December 27, 2020

Photo Essay: The 1920s-Era Treasures of Laguna Beach's Victoria Cove

California hasn't been known for being pillaged by pirates as much as, say, the Caribbean—but we still have Pirate's Cove Beach (in both Malibu and Corona del Mar), a Pirate's Lair in Disneyland, and the Pirates Dinner Adventure in Buena Park. 

But the Orange County town of Laguna Beach also has a "pirate tower," tucked away under the cliffs at Victoria Cove on Victoria Beach. 

And after knowing about it for a couple of years, I decided it was finally time to find it for myself. 

It was the day after Christmas and—having no other plans—I was fully prepared to lose my way or not even make it to the tower. A friend described it as a "walk" and not a "hike," but you never really know until you face it yourself. 

The biggest challenge, as with many parts of Southern California, was the parking. 

But after snaking my way through the narrow, winding streets above Victoria Beach, I finally snagged a spot on the other side of the PCH and set off on foot. 

I walked down Sunset Terrace to reach the public access staircase between 2703 and 2713 Victoria Drive—only to find that it was closed, with a sign posted redirecting me to Dumond Drive.

Of course, there had been signs posted on the PCH that public beach access would be closed until May 2021—but either I didn't believe it or I was certain that there'd be some other way to get down there. 

I'd even driven past that closed staircase and Dumond Drive while searching for a parking spot, but hadn't noticed anything but the lack of parking. 
So I double-backed up Victoria Drive and back to Dumond...

...where I descended an emergency vehicle access ramp...

...all the way down to the beach. 

I was nearly ready to quit as soon as I reached the sand, having no idea how much farther down the shoreline the pirate tower would be. 

What a pain!

And although I'd tried to time my visit to coincide with low tide, I was running late (as usual). 

The tide was already coming back in, which meant that I couldn't walk the beach to the tower. I'd have to climb the rocks, up and over the tide pools, directly along the bottom of the cliffs. 

The hassle I experienced was exactly what Senator William Edward Brown was trying to avoid when he had the 60-foot tower built in 1926 to enclose a staircase that led down to the beach from his Normandy-style Norman House (a.k.a. "La Tour," a name that means tower in French and that sometimes also refers to the tower itself).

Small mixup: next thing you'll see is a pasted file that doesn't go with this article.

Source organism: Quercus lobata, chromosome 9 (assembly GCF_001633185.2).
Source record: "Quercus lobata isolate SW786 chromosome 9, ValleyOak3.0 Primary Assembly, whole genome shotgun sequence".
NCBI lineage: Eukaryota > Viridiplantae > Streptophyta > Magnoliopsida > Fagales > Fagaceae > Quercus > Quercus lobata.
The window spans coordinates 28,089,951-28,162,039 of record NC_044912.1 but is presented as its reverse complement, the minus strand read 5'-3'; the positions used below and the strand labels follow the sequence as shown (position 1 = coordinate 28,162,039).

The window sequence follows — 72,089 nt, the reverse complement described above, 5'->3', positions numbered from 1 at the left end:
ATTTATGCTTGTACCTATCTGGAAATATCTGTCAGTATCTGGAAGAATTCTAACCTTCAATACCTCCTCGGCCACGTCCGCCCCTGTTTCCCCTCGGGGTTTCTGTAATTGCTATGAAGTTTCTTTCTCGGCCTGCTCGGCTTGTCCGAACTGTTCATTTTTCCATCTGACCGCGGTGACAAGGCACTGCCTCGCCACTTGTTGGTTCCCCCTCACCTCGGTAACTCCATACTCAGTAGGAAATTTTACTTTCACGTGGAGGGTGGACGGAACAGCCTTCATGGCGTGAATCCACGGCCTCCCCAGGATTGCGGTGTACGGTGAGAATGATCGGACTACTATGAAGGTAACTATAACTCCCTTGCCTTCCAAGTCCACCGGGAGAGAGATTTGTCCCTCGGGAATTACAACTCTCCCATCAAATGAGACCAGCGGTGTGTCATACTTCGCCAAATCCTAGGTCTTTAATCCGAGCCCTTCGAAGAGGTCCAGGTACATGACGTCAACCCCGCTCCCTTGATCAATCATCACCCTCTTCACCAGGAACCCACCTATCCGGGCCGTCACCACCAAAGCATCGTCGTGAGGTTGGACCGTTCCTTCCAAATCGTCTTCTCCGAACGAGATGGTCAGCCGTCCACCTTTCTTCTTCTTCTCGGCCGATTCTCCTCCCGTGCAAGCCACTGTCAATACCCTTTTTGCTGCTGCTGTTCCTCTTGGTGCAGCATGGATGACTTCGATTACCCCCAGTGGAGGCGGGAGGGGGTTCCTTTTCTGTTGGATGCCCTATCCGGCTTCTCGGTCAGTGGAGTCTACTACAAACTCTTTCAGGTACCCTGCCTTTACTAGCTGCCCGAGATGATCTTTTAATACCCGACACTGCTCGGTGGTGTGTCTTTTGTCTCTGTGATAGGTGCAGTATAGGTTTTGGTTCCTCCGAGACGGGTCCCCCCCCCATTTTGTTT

Senator Brown—who represented the 37th district of California, which is the greater part of Los Angeles—spent summers in Laguna Beach with his family and is also thought to have built a circular, concrete pool just adjacent to his property.

The former swimming pool's wall is now partially buried—even in the winter, when the tide erodes much of the beach away. 

And in the summertime, the pool sometimes still fills with ocean water (and swimmers). 

The tower was built with poured concrete atop a foundation made of ocean stones and capped by a cone-shaped spired covered in shingles.  

The Medieval-looking door is now locked. 

It's in the stones, however, where the secret to the tower's "pirate" nickname is revealed—because it's where its second owner, retired naval officer Harold Kendrick, would dress up in pirate cosplay and tuck away coins for the neighborhood children to find as "buried treasure."

It looks as though visitors continue to dig and chip away at the mortar, hoping to keep the current owner to the rule of "finders keepers."

Although you can't go inside the tower—as it's still privately owned, by the current owner of the house above it—it's still quite an unusual and fascinating landmark to go visit. 

As the 1981 Laguna Beach historic register states, the architecture of the tower is "closely interwoven with the natural precipitous quality of the cliffs."

The only problem with making it all the way down there?

I had to climb back up the way I'd come, with the incoming tide having advanced even further. But it was worth it, even just to dip my toes in the ocean once before the end of the year. 

Watch a video I produced, featuring the scenery at low tide, below:

Related Posts:

No comments:

Post a Comment